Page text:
Women's-only gyms: Are they solving harassment, objectification? – USA TODAY

As a fitness influencer, Lauren Lozier’s life revolves around the gym. She looks forward to empowering her 61K TikTok followers with daily workout routines and tips for heavy lifting. However, the unwanted stares and attention from men at the gym often caused her discomfort. 
“People just stare, and not just a quick glance,” Lozier explains. “Most times I’ll catch someone sitting behind me, not working out, and just staring directly at my butt.”
Her experience is not uncommon. A recent survey of 900 women found 71% of them changed their workout routine due to a negative encounter such as being watched, being followed around or due to unwanted physical contact.
As this issue gained attention and went viral over the past year, Lozier, like many others, tried out a women’s only gym. She felt safe, supported and welcomed.
“It was nice to have your own space where you don’t have to worry about men thinking weird things,” she says, calling the experience “peaceful.”
But despite their growing popularity, these establishments are only addressing one part of a bigger issue, experts say. 
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Diane Quinn, a social psychologist at the University of Connecticut, says feeling comfortable and safe while exercising is crucial, not only for your fitness journey but for your mental health. According to a 2018 study, regular exercise can decrease stress, anxiety and depression.
However, “when women experience objectification, like getting comments on their body, leering, ogling or harassment, they tend to feel shame about their body and worry about how it appears to others,” Quinn says. This can trigger eating disorders, lower self esteem and discourage women from exercising regularly. 
Women’s-only gyms have attempted to address these concerns by fostering a safe, supportive environment for those who don’t want to worry about being harassed. 
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Some, like Jane’s Gym in Mississippi, provide options like prenatal workout courses or childcare services.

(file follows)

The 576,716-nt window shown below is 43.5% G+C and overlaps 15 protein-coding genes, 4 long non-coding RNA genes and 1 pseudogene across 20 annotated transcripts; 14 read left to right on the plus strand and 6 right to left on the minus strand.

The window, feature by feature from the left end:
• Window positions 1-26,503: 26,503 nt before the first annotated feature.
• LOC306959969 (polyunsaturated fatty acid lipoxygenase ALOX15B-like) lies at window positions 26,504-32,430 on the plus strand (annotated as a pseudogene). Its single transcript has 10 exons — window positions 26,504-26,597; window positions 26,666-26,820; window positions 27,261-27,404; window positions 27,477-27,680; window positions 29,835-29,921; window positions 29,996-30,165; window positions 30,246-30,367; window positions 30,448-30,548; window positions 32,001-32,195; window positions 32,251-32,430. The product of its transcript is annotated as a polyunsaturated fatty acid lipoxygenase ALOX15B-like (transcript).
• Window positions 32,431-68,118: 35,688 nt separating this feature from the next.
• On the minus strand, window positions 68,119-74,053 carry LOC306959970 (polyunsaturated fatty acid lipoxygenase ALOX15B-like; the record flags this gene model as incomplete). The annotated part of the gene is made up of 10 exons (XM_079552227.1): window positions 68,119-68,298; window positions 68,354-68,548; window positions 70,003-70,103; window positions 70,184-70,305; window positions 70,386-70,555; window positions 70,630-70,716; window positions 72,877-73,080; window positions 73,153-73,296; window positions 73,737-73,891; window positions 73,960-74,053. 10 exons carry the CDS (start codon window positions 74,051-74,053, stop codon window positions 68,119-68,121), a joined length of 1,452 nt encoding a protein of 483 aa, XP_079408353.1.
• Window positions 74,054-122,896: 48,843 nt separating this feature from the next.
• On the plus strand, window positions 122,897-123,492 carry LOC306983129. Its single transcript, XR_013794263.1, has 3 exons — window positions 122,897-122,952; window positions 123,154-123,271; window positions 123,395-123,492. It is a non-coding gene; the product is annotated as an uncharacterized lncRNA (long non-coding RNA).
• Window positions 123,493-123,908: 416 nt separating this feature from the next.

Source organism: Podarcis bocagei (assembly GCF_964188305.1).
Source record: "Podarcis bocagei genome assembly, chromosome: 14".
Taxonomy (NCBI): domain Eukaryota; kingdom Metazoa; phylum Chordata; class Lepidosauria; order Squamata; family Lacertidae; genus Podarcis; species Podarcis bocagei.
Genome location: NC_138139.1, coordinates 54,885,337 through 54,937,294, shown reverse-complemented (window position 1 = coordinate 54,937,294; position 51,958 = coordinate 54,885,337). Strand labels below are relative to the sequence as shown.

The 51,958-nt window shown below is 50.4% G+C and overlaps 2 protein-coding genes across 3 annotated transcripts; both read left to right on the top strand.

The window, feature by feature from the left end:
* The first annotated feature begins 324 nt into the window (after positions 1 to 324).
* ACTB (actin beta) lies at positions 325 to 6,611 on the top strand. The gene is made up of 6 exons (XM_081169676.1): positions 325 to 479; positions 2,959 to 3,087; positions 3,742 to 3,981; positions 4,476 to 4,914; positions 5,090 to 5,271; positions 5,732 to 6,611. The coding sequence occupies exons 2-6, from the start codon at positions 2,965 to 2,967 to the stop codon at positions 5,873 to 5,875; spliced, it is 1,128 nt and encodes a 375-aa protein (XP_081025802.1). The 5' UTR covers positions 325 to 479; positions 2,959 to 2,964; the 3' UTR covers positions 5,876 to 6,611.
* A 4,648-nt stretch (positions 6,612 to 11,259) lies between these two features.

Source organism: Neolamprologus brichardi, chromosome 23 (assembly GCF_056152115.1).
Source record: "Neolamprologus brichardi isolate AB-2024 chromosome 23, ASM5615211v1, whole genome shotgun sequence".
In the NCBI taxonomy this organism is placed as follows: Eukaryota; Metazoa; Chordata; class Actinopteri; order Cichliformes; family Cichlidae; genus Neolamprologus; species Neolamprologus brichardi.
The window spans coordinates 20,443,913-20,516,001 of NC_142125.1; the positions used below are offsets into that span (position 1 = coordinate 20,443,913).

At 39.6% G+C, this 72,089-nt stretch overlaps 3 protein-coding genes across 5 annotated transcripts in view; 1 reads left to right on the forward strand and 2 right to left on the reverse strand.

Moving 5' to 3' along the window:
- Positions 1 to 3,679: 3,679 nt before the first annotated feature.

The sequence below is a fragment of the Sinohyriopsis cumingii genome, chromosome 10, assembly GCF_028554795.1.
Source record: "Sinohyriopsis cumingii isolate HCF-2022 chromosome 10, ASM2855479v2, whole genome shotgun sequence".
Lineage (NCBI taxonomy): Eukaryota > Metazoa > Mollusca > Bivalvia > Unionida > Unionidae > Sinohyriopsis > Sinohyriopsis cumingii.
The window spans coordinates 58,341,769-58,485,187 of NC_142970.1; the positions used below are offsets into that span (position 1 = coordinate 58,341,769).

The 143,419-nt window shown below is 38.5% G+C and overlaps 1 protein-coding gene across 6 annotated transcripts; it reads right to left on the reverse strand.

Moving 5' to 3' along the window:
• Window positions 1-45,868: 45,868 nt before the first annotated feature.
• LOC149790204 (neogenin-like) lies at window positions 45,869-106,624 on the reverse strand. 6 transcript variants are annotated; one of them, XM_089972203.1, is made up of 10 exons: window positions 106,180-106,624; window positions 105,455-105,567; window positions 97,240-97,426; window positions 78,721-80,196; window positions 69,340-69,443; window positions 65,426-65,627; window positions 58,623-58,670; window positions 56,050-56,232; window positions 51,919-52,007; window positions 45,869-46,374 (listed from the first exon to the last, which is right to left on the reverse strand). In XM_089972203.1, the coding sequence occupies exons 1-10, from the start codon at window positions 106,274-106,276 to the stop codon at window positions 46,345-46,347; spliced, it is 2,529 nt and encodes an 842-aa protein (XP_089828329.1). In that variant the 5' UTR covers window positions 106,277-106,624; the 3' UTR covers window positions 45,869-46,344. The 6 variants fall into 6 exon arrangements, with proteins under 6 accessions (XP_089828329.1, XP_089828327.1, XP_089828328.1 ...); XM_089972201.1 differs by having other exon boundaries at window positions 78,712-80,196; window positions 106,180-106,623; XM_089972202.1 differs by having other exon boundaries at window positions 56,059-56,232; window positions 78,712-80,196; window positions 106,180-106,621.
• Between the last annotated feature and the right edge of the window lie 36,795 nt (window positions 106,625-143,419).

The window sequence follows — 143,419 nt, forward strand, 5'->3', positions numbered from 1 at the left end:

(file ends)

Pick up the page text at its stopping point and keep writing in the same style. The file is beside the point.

“Safety and comfort is our first priority here,” says Paige Anderson, a co-owner of Jane’s Gym. “Our mission here is to serve this niche market and largely address women’s specific needs, including safety, comfort and a sense of community.”
But women’s-only gyms also have drawbacks. States like Connecticut have ruled against single sex gyms, which violate state laws banning discrimination based on gender, and some gym goers have raised concerns about the limited choice of equipment at certain facilities.
Lozier felt there weren’t enough heavy weights, and returned to the co-ed gym.
“I was shocked,” she recalls. “Co-ed gyms that I typically go to have a lot of different weights and a lot of different options. But the women’s-only gym I visited had dumbbells that only went up to 50 pounds and it only had two squat racks with few plate options.”
Critics have also pointed out that these gyms, despite their many benefits, are only a short-term solution to the harassment and objectification of women. The real problem that needs to be addressed is men’s behavior. 
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“Harassment is an issue that’s more pervasive than just the gym setting. It happens every day in the workplace, on social media, and I don’t think women’s-only gyms alone will necessarily change bad behavior,” says Summer Hungate, a co-owner of Jane’s Gym. 
However, she notes they do provide a “much-needed” safe space to work out.
What needs to change
Experts say gym harassment is a prominent yet normalized issue, and the burden shouldn’t be on women to avoid it. 
Ultimately, it is the responsibility of gyms to set zero tolerance policies to “prevent men from engaging in these behaviors, and enforce consequences if they do,” Quinn says. This can include removing dress codes at gyms, which Lozier says seems to “apply more heavily to women than men.”
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“There’s still a lot of victim blaming, and people will comment, ‘you shouldn’t have worn that to the gym’ or ‘you shouldn’t have bent over like that,’” Lozier says. “Having a dress code is the worst thing we can do when it comes to preventing harassment, because people just use that as ammunition to justify these behaviors.”
Quinn also suggests that fostering a gym culture that focuses less on our bodies and more on our holistic fitness journeys would allow people to feel more comfortable while working out. 
“Many gyms are set up to put people on display. There’s windows in front of people doing cardio, and mirrors all over the place,” Quinn says. “So maybe toning that down so it’s not so appearance-based, where everywhere you look you’re seeing every dimension of someone’s body.”
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